When a statute promotes the traditional aims of punishment-retribution and deterrence-its effect is more likely to be considered punitive. Rodriguez, 93 S.W.3d at 73 (citing Hudson, 522 U.S. at 104, 118 S.Ct. 488). “The existence of a deterrent effect alone, however, will generally be insufficient to transform a civil sanction into a criminal one.” Id. (citing Hudson, 522 U.S. at 105, 118 S.Ct. 488). Courts must always assess this factor with an eye to the statute's stated aims. Id. When the legislature has not manifested an intent to promote the traditional aims of punishment, it behooves us to refrain from searching for one in the statute's indirect effects. Id. The conduct that led to the sanctions against Almendarez formed the basis for the subsequent criminal prosecution against him. However, this fact is insufficient to render the sanctions “criminally punitive.” See Hudson, 522 U.S. at 105, 118 S.Ct. 488 (explaining that the conduct for which sanctions are imposed, even if the conduct formed the basis for an indictment, is insufficient to render the sanctions “criminally punitive, particularly in the double jeopardy context[.]”) (citation omitted). The Hudson Court recognized that while the imposition of “sanctions will deter others from emulating petitioners' conduct, a traditional goal of criminal punishment[,] ․ the mere presence of this purpose is insufficient to render a sanction criminal, as deterrence ‘may serve civil as well as criminal goals.’ ” Id. (quoting Ursery, 518 U.S. at 292). The retributive and deterrent effects of section 821.022-023 of the health and safety code are incidental, and not primary, to the statute's operation and, therefore, militate towards nonpunitive intent.13 See Rodriguez, 93 S.W.3d at 74 (stating that when a statute's “retributive and deterrent effects ․ are incidental, and not primary, to the statute's operation[,] ․ we ․ weigh this factor in favor of nonpunitive intent.”).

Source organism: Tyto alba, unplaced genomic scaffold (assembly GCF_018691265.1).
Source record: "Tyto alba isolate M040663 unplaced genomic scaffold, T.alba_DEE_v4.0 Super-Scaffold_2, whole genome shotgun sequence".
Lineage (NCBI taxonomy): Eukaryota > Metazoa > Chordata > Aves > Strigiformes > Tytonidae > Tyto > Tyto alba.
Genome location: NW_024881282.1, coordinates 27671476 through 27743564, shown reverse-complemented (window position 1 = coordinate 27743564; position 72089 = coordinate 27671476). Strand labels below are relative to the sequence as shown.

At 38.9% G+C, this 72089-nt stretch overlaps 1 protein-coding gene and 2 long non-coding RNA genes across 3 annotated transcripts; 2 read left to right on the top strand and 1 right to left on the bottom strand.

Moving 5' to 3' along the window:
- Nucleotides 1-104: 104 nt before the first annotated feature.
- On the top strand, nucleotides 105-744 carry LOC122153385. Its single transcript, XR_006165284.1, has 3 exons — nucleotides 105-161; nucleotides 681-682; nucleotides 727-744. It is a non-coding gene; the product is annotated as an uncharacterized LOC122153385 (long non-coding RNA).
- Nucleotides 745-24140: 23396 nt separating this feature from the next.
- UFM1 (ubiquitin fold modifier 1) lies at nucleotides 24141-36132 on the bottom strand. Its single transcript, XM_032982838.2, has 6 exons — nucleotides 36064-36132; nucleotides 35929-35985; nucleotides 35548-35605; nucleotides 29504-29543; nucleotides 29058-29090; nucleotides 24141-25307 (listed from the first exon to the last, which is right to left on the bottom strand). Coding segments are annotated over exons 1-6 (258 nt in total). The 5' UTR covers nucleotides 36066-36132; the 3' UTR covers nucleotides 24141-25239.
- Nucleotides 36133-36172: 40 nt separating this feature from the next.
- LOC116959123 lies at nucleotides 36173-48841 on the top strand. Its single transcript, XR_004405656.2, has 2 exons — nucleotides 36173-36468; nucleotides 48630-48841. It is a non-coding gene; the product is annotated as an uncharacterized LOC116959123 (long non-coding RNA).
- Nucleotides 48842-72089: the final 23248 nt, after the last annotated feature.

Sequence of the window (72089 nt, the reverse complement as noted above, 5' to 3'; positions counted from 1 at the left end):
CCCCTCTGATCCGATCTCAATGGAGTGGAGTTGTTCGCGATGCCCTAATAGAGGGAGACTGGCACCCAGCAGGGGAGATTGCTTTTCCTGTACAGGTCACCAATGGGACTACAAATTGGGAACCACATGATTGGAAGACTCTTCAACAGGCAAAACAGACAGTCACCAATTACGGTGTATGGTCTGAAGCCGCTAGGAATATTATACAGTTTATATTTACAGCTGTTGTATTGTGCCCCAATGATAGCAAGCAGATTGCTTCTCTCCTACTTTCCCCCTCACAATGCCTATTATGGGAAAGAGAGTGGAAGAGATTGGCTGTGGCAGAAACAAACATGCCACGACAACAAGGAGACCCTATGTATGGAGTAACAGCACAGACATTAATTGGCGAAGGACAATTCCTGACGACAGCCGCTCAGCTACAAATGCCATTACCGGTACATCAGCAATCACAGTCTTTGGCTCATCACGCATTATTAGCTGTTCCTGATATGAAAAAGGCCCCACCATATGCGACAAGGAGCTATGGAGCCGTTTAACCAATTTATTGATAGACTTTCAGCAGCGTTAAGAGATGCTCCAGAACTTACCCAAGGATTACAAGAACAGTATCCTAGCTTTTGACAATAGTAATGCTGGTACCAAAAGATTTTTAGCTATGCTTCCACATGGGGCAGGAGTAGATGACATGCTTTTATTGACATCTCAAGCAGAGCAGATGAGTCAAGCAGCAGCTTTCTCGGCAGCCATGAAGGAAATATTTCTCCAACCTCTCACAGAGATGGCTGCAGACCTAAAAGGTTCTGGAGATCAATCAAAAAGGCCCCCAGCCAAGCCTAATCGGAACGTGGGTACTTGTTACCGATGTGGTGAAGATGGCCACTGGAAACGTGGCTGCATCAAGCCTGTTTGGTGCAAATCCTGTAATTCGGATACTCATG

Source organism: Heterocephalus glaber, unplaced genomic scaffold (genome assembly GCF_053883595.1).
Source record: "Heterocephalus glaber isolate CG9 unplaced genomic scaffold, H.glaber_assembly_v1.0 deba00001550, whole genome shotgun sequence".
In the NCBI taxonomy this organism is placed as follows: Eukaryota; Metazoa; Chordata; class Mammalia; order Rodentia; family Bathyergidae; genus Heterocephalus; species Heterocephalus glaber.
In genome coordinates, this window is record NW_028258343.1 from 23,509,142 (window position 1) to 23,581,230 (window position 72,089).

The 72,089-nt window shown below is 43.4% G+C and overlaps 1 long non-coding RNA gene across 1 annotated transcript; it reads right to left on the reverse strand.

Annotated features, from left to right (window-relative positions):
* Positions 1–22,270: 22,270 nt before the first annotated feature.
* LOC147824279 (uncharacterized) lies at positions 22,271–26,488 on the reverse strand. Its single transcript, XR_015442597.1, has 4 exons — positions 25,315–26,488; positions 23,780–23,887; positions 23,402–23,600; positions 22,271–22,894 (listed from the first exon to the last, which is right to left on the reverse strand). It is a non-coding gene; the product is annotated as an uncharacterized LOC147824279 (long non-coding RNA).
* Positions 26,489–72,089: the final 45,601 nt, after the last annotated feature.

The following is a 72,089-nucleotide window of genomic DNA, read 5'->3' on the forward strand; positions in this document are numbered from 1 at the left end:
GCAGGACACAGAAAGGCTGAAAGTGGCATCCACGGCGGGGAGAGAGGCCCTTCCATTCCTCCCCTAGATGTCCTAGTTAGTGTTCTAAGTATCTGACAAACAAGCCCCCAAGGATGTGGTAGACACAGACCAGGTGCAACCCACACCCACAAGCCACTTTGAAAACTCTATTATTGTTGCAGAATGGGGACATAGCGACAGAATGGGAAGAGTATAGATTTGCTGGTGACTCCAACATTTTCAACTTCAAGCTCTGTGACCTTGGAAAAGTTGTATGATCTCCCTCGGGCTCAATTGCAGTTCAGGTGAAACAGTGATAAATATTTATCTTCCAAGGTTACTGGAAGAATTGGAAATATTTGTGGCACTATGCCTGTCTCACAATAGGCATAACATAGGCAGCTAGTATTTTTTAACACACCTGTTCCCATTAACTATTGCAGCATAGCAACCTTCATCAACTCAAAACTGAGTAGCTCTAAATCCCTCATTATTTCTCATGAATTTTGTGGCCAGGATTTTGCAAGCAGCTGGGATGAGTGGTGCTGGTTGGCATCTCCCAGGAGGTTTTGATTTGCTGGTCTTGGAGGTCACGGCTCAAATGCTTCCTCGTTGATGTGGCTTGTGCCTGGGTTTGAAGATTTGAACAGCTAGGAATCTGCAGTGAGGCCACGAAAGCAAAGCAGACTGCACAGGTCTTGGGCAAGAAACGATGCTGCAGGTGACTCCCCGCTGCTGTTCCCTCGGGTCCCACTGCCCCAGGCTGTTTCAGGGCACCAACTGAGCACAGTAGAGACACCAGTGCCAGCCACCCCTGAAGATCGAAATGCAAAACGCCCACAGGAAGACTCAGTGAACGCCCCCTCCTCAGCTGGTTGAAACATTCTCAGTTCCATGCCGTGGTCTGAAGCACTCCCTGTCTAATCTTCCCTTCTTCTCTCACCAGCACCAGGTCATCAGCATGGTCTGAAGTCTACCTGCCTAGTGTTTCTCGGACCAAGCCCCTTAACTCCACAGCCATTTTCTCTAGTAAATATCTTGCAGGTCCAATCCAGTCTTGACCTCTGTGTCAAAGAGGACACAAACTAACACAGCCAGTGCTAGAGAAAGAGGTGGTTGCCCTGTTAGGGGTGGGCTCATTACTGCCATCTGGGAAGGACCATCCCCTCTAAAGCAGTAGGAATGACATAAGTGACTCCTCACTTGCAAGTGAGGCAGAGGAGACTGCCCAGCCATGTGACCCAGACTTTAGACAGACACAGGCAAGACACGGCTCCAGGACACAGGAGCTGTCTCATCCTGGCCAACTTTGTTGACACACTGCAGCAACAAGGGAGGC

5. Whether The Behavior To Which The Sanction Applies Is Already A Crime
“A statute that applies to behavior that is already a crime is more likely to be characterized as a criminal sanction.” Id. However, the Supreme Court has noted that this factor alone is insufficient to render sanctions criminally punitive. Hudson, 522 U.S. at 105, 118 S.Ct. 488. Even though the cruel treatment of animals may lead to prosecution under the Texas Penal Code, “this fact is insufficient to render” the remedies afforded under section 821.023 as criminally punitive. See Ex parte Sheridan, 974 S.W.2d at 134 (“It is well settled that the legislature ‘may impose both a criminal and a civil sanction in respect to the same act or omission.’ ”) (quoting Helvering, 303 U.S. at 399).14
6. Whether An Alternative Purpose To Which The Sanction May Rationally Be Connected Is Assignable For It
“Under this factor, we inquire whether there is an alternative, nonpunitive purpose that may rationally be connected to the statute.” Rodriguez, 93 S.W.3d at 74 (citing Kennedy, 377 U.S. at 168-69). The legislature passed Chapter 821 of the health and safety code to provide justice courts with special and limited jurisdiction over actions alleging cruel treatment of animals. Chambers, 261 S.W.3d at 759. Thus, the statute promotes the nonpunitive purpose of protecting animals; however, another goal of the statute is to order the animal owner to pay the restitution needed to reimburse the local governmental entity for the cost to seize and care for the mistreated animals. See Tex. Health & Safety Code Ann. § 821.023(e) (Vernon Supp.2009). This latter, alternative, purpose is rationally connected to the aim of the statute and is not intended to punish the animal owner for his conduct. Therefore, we conclude that this factor is, on balance, indicative of a nonpunitive effect.15
7. Whether The Sanction Appears Excessive In Relation To The Alternative Purpose Assigned